Moscow is getting good publicity over its pragmatism to lift its naval blockade for addressing the global food crisis. But  what is not obvious to most people is that the grain deal is also a back-to-back deal which commits the UN to get the restrictions being put by the EU and the US on Russia’s grain and fertiliser exports lifted. 

Besides, apart from the big income out of grain and fertiliser exports, there is that unquantifiable goodwill that Moscow earns from so many countries which critically depend on Russian wheat, especially in West Asia and Africa. Evidently, the itch to spoil the party in Moscow was found irresistible by Blinken & Co.  

Enter Sergey Lavrov. From Oyo, Republic of the Congo, deep in the heart of Africa, where he was travelling to follow up on the grain deal — Russia is the number 1 grain supplier to Africa — Foreign Minister Lavrov sensed immense potentials in the emergent situation. Lavrov made three points while flying out of Oyo in the direction of Kampala: 

  • The grain deal contains nothing “to bar us from continuing the special military operation and hit military infrastructure and other military targets. And the United Nations secretariat representatives… confirmed this interpretation of the documents yesterday.” (Guterres was apparently unaware.) 
  • The missile strike was aimed at “a separate part of the Odessa port, the so-called military part” and, therefore, “there are no obstacles for shipping grain to contractors under the Istanbul agreements and we have created none.” (Indeed, Zelensky himself is acknowledging it.)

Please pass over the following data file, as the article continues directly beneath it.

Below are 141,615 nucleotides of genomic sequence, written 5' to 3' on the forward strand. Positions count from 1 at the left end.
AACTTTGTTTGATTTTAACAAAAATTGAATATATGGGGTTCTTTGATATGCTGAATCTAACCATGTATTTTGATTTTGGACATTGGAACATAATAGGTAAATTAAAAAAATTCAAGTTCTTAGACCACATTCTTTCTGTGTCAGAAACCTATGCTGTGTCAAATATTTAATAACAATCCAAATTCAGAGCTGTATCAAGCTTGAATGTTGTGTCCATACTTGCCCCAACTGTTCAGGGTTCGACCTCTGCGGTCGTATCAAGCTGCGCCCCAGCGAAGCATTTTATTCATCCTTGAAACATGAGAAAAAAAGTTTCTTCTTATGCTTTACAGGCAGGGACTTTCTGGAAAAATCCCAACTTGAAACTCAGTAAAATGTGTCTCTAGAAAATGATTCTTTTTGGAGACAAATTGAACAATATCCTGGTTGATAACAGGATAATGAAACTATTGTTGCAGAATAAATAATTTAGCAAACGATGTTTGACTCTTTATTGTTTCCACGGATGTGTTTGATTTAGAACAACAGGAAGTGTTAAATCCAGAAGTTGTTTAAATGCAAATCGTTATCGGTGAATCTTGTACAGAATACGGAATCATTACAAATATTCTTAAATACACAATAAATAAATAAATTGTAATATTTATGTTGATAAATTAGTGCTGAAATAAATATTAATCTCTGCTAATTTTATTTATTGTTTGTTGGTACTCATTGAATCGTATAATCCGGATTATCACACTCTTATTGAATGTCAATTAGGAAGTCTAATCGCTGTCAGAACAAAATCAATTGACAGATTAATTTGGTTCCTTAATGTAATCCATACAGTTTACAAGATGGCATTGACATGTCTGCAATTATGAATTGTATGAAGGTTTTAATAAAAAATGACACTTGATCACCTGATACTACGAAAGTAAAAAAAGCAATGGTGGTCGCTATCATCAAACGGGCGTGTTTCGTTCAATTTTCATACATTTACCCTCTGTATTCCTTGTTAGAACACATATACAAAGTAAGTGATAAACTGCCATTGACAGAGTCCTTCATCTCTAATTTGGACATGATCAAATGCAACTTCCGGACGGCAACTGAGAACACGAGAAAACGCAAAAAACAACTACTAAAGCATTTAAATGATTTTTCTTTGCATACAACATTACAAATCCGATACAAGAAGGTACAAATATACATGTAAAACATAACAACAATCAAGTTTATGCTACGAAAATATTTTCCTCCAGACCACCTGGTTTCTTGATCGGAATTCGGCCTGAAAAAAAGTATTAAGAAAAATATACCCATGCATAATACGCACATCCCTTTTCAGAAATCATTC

• The missile strike was aimed at the depot where the Pentagon’s Harpoon anti-ship missiles were stored. “These missiles were delivered to pose threats to the Russian Black Sea Fleet. Now, they pose no threats.”

What Lavrov didn’t say but would have implied is that Odessa war theatre has now become “kinetic” and Friday’s attack sets a precedent. The missile strike underscores that Moscow likely anticipated Pentagon’s antics to use the grain deal to shield its deployment of advanced Harpoon missiles in Odessa Port. 

Curiously, off Bulgaria, next door to Odessa, on July 14-25, the US took part in a multinational maritime exercise, Breeze 2022,  involving 24 warships, cutters, auxiliary vessels, five planes, and four helicopters manned by 1,390 naval personnel from eleven NATO member countries!  

The controversy over the missile strike highlights that Russia’s special military operations in Ukraine will remain incomplete and inconclusive until Moscow altogether cuts off the US’ and NATO’s access to Odessa Port and cripples the alliance’s capability in the Black Sea. Obviously, that’s still some way off. 

Meanwhile, the great game is accelerating in the Black Sea with Blinken doubling down to woo Azerbaijan. He spoke with President Aliyev on Monday to press Washington’s pending offer “in helping facilitate the opening of regional transportation and communication linkages.” Azerbaijan is the chosen bridgehead for the NATO in southern Caucasus. (See my blog Ukraine’s Great Game surfaces in Transcaucasia.)